New Holland T5.95
New Holland’s six-pillar cab is trimmed with light-blue interior panels that have a habit of picking up dirt and end up looking tatty pretty quickly.
On the plus side, the front windscreen arches towards the ceiling and a slim beam runs between it and the sunroof to provide decent loader visibility. The views elsewhere are good, too, although the short, fat bonnet means the loader can be difficult to see when it’s on the deck.
The passenger seat and steering column are spring assisted, but low-hanging wing mirrors ruin access through either door. Also, when you adjust the height of the steering column the shuttle stick stays behind, which is a nightmare for bean-pole-legged operators.
What the New Holland lacks in spec it certainly makes up for with its 99hp-rated Fiat engine. We found heaps of torque during ploughing and, sipping just 256g/kWh at max power, it was the most frugal on test.
Its only weakness was the lack of some engine-speed memories. There are no digital read-outs of engine revs, either, although the analogue counter is perfectly good. At 600 hours, it also had one of the longest service intervals.
- Economical engine
- Strong Stoll loader
- Good loader visibility
- Hydraulic performance
- Only two powershifts
- No automatic functions
- Spool connections position
- Low lift capacity
New Holland’s Dual Command gearbox was one of the more simple transmissions on test. It provides three ranges, four gears and two powershift steps, for a total of 24 speeds in each direction.
Switches between the low and high powershifts are generally smooth, however, the 40kph top speed came at a hard-working 2,400rpm and made things louder than they needed to be in the cab.
Elsewhere, transmission ergonomics were distinctly average. It’s not possible to switch ranges on the move, while the main gearstick is a long stretch for the driver and its sloppy feel means it can be difficult to know what gear you’re in.
Adjustments are few and far between, though you can tweak the return-to-centre shuttle sensitivity in three stages. It’s a nice idea but the differences at either end of the scale need to be greater.
The New Holland arrived on 34in Trelleburg wheels, but bigger 38-inchers can also be specced if you’ve got a bigger budget.
It measured up pretty close to the average, both in terms of size and turning circle. However, a 2.7t payload was one of the worst on test. Four-wheel drive and diff-lock are activated via toggle switches, but there isn’t much in the way of automatic functions.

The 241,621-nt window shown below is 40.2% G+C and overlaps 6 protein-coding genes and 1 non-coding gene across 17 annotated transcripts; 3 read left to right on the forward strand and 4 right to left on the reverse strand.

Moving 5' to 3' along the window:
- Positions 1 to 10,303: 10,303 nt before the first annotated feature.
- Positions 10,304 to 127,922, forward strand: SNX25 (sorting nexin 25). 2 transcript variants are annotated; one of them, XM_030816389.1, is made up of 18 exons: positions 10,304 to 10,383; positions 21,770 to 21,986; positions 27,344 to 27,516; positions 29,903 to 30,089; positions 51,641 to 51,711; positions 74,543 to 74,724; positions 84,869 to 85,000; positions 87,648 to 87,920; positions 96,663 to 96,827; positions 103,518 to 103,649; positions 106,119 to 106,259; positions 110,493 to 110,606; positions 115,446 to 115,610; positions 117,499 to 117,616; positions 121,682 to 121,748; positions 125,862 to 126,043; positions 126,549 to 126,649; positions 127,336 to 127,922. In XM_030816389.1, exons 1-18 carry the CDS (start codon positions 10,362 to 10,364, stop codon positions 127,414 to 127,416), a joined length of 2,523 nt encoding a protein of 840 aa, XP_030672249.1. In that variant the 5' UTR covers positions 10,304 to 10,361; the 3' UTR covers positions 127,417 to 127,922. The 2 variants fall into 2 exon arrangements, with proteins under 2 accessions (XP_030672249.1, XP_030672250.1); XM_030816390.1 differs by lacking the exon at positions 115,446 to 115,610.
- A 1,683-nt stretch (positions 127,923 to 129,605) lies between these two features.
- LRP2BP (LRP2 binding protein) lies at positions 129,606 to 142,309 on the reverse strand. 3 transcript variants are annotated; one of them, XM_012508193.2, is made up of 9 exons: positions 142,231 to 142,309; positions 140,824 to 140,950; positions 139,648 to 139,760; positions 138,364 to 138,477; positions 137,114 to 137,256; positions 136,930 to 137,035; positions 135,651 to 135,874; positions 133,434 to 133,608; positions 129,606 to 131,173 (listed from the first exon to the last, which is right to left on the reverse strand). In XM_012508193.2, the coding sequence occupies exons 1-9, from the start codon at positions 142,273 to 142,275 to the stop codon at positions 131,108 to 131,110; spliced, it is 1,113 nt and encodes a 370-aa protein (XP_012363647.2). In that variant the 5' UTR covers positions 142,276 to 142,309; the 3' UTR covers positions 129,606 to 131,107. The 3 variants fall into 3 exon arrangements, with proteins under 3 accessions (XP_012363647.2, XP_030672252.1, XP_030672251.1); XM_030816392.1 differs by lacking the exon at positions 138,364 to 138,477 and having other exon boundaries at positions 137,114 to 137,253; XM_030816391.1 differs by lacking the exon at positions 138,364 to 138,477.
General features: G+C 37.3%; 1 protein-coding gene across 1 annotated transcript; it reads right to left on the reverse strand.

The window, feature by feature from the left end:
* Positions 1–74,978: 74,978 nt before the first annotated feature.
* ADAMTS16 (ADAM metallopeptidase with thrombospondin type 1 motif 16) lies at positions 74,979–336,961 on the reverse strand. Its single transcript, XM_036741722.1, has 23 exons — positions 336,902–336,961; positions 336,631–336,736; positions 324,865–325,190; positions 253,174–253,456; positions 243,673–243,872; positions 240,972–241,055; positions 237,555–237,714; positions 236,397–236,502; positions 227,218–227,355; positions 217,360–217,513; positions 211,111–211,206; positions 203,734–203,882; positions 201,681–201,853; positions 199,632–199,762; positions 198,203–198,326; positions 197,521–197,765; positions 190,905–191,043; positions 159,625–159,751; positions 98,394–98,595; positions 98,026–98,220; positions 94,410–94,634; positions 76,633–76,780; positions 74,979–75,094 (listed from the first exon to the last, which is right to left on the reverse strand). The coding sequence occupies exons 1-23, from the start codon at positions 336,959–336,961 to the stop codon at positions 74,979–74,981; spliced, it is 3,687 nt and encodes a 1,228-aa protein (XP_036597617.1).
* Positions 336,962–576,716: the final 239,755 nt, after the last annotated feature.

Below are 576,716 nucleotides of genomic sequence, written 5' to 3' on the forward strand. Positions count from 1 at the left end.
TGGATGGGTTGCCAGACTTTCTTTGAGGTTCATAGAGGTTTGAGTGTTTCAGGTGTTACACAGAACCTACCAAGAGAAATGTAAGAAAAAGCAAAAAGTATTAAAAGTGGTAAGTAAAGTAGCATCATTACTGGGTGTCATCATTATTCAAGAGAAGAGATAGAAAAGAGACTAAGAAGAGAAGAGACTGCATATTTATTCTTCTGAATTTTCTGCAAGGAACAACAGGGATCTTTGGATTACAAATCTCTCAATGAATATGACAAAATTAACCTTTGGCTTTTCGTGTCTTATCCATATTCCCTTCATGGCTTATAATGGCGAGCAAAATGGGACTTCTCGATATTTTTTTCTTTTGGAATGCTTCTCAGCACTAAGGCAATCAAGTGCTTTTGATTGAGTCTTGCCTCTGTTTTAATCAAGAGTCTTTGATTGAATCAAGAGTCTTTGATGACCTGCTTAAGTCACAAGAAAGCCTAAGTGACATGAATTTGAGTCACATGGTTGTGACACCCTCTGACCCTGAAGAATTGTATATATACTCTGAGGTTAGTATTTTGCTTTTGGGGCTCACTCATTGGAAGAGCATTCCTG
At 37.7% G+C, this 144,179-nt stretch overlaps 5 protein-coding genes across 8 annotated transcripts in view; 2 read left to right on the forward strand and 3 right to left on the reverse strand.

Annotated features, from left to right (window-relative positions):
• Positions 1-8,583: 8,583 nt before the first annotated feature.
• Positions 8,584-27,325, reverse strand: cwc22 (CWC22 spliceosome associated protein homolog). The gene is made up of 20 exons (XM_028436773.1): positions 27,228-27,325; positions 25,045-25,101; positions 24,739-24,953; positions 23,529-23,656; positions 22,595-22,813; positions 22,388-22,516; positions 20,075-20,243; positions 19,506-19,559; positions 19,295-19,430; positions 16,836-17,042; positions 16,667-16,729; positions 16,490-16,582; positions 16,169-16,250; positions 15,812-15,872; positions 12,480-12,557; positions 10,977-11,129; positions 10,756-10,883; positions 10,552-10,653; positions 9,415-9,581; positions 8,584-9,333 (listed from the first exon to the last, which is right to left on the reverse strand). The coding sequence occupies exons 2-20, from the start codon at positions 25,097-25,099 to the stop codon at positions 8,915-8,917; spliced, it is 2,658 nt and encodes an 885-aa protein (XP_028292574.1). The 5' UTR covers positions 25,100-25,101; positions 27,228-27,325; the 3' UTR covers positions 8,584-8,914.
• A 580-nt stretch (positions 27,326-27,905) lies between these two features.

The T5’s base spec includes a run-of-the-mill 84-litre gear pump, which delivered exactly what it promised.
All three external spool connections are located to the right of the top link, something we continually found made things awkward when coupling up implements.
There’s a generous level of hydraulic control, though. Flow of all three valves can be adjusted manually on the main valve block and, usefully, all three have float and are lockable through a B-pillar switch. It’s also possible to adjust the kick-out on two spools.
In-cab adjustments include a dial to adjust the sensitivity of the draft control, which was useful when ploughing.
Three speeds – 540, 540e and 1,000 – are available from the pto, selected by a lever that has been shifted from the left of the driver to a more logical position on the right-hand console.
There are also controls on both fenders, however, unlike its red-liveried relative there are no automatic functions available – these are reserved for the Electro Command version.
Stoll builds New Holland’s factory-fitted loaders, as it does for Case and Deutz. Quick-coupling pipework and a soft ride damping system is standard
fare, while oil flow for the mid-mounted valves can be adjusted in the cab and control is through an electric joystick. However, we found it was knocked too easily with the seat close to the wheel.
Despite the loader being one of the lightest on test it had heaps of lifting power, averaging more than 2t, and also reached up to 3.81m.
The New Holland came with a pretty basic spec, which left it inferior to the Case in almost every way. Its saving grace was an efficient engine, though we’d definitely find space in the budget for a better transmission.